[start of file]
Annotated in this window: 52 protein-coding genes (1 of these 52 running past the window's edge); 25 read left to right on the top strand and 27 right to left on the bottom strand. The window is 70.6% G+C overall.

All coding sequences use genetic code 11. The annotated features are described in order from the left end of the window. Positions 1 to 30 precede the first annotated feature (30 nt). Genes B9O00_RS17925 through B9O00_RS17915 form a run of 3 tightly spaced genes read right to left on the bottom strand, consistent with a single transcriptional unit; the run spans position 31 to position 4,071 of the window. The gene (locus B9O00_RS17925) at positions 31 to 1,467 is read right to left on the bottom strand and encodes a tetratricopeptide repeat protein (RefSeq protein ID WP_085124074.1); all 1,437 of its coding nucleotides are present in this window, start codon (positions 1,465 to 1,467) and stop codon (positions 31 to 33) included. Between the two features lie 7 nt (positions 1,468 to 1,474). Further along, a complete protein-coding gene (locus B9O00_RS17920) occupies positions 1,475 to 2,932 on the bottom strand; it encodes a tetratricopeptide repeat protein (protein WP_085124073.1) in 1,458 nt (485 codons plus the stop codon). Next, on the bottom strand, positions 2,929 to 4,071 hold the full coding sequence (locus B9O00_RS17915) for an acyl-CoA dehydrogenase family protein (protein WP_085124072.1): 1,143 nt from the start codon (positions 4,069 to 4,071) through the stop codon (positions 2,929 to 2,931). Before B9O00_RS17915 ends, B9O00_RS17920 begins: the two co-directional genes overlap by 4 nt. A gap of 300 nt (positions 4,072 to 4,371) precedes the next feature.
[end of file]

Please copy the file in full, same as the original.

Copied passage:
Annotated in this window: 52 protein-coding genes (1 of these 52 running past the window's edge); 25 read left to right on the top strand and 27 right to left on the bottom strand. The window is 70.6% G+C overall.

All coding sequences use genetic code 11. The annotated features are described in order from the left end of the window. Positions 1 to 30 precede the first annotated feature (30 nt). Genes B9O00_RS17925 through B9O00_RS17915 form a run of 3 tightly spaced genes read right to left on the bottom strand, consistent with a single transcriptional unit; the run spans position 31 to position 4,071 of the window. The gene (locus B9O00_RS17925) at positions 31 to 1,467 is read right to left on the bottom strand and encodes a tetratricopeptide repeat protein (RefSeq protein ID WP_085124074.1); all 1,437 of its coding nucleotides are present in this window, start codon (positions 1,465 to 1,467) and stop codon (positions 31 to 33) included. Between the two features lie 7 nt (positions 1,468 to 1,474). Further along, a complete protein-coding gene (locus B9O00_RS17920) occupies positions 1,475 to 2,932 on the bottom strand; it encodes a tetratricopeptide repeat protein (protein WP_085124073.1) in 1,458 nt (485 codons plus the stop codon). Next, on the bottom strand, positions 2,929 to 4,071 hold the full coding sequence (locus B9O00_RS17915) for an acyl-CoA dehydrogenase family protein (protein WP_085124072.1): 1,143 nt from the start codon (positions 4,069 to 4,071) through the stop codon (positions 2,929 to 2,931). Before B9O00_RS17915 ends, B9O00_RS17920 begins: the two co-directional genes overlap by 4 nt. A gap of 300 nt (positions 4,072 to 4,371) precedes the next feature.